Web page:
Service enriches RC athletic experience
For many student athletes, community service has long been a way of life.
As one of the Four Pillars of Roanoke College, the responsibility to serve others historically has been part of the College ethos. Students are encouraged to give back - through volunteer work, through charitable efforts and through humanitarian acts.
But many students, athletes included, have arrived on campus with no need for instruction or further encouragement. For them, service already is a way of life.
Maroons men's soccer captain Dionys Beck '15 delighted in pitching in with teammates from the powerhouse Blacksburg High School program to help Special Olympics. Lauren Hurley '15, who anchors the defensive back line in field hockey, grew up joining in one good deed after another with members of her Pennsylvania church. Men's lacrosse player Dylan Torey '15 came from a long tradition of service in the worldwide lacrosse community. Most every team he has ever been part of volunteered for something.
"There are so many opportunities out there to help other people," Beck said. "If you can do that, you're making yourself happy as well. It's good for everybody involved."
The men's soccer team, Beck included, called in members of its extensive alumni network to help with a March fundraiser on behalf of Micah's Backpack, a child hunger-fighting effort conducted with local schools. Soccer players participated in a Goal-A-Thon in which sponsorships were secured as team members attempted to score 100 goals in a series of five-on-five contests on abbreviated fields.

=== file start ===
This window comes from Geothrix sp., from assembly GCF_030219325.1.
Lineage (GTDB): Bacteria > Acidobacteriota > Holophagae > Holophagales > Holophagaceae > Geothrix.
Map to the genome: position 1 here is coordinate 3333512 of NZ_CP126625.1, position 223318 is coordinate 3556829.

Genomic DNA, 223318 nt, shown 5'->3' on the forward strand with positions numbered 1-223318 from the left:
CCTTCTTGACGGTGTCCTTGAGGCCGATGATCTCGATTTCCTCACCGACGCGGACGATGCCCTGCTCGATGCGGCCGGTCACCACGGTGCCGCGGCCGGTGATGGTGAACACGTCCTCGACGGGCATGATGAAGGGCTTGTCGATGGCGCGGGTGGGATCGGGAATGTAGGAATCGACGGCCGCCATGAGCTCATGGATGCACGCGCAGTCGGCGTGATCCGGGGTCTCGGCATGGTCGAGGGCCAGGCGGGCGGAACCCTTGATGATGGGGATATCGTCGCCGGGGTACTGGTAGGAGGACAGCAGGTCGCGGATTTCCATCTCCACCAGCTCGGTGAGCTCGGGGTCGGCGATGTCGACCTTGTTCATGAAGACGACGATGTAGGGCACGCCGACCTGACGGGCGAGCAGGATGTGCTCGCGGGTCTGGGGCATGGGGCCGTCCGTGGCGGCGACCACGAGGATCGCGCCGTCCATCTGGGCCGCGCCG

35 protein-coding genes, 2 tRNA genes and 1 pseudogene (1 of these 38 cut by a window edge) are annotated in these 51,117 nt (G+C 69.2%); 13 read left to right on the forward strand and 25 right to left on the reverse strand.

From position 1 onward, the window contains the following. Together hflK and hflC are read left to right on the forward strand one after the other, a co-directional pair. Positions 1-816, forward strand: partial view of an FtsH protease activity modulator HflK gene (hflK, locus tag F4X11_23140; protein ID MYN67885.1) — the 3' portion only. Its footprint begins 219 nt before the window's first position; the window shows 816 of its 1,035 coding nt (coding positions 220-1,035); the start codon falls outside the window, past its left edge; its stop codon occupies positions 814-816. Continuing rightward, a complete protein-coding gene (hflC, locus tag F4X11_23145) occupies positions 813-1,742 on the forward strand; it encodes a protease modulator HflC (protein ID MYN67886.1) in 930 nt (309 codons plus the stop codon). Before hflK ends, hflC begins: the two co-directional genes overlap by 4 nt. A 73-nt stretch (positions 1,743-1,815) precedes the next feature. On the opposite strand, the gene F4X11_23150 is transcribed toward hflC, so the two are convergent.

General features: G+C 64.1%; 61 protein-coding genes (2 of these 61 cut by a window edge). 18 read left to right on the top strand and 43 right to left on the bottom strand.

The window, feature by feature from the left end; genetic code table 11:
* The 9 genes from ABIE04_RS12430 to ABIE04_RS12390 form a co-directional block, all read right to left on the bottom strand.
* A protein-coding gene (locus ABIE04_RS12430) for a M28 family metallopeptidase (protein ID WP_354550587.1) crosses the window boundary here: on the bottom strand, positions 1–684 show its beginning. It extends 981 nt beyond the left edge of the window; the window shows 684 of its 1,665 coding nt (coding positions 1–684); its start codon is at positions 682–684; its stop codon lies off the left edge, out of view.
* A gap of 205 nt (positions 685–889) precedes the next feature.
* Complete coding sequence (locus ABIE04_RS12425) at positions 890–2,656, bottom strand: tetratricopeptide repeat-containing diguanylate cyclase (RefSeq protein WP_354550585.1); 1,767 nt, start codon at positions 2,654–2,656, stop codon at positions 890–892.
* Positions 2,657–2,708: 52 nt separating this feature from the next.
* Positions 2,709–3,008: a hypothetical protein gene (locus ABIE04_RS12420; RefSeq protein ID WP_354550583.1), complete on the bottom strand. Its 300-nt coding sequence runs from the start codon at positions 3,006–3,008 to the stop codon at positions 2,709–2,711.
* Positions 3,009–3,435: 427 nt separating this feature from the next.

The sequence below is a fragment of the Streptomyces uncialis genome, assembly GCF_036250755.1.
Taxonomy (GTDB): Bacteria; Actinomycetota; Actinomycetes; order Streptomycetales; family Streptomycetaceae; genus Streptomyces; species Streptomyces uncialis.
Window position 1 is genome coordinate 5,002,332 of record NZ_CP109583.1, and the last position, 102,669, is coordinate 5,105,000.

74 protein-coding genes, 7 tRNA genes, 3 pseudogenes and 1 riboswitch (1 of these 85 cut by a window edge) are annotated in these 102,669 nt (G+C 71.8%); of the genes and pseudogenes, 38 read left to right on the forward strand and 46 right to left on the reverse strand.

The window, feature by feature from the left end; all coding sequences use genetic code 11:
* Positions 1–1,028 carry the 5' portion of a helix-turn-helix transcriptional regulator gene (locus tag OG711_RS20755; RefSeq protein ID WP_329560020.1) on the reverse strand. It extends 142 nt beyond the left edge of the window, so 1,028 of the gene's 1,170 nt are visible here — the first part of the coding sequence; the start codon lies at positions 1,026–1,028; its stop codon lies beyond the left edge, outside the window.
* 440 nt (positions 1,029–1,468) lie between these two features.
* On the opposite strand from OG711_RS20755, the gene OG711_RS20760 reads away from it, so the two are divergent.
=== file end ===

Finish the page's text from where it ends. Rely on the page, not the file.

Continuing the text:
Ryan Pflugrad, head men's soccer coach, said it took players 1 hour and 46 minutes. The event raised more than $2,500.
Not only did the event benefit a worthy cause, "it was a lot of fun," Pflugrad said.
This spring, Torey, a junior lacrosse goalkeeper, initiated a project with teammates and others to donate lacrosse equipment to be included in a silent auction benefiting a scholarship in memory of Adam Pomper. A member of Loyola University's championship lacrosse team, Pomper was a friend of Torey's who died in 2012. His father, Bruce Pomper '80, played for Roanoke's 1978 national championship lacrosse team.
The donation drive is called "A Bag for Adam," a larger effort among a number of lacrosse teams to raise money to fund a scholarship at St. Anthony's High School on Long Island, N.Y. in the name of Adam Pomper, who was an alumnus of the school.
"We're getting various teams to donate a bag of their apparel - helmets, gloves, sticks," Torey said.
Hurley was among a group of Roanoke College student athletes who organized a Christmas toy drive last year. Toys were collected at basketball games and later donated to children at area hospitals.
"I've always been involved in community service," Hurley said. "I just like helping those who are less fortunate than I am. It makes me a lot more grateful for the things I do have."
Lauren Silva, an assistant field hockey coach, is co-chair of Roanoke College's Student Athlete Advisory Committee, along with Women's Basketball Coach Susan Dunagan. Community service projects are part of what SAAC does.
One example is a volunteer cheer event for a local Special Olympics' basketball tournament hosted by Roanoke at the Bast Center. Several teams - including men's and women's lacrosse, and men's and women's soccer - showed up this year to cheer on the Special Olympians.
Silva organized various RC teams to commit to a time slot in which members could come and root like crazy for the competing athletes. Other Maroons athletes helped and cheered at similar events at additional venues.
"Coach Silva has done a great job making more of the athletic teams a part of community service," Hurley said.
- Ray Cox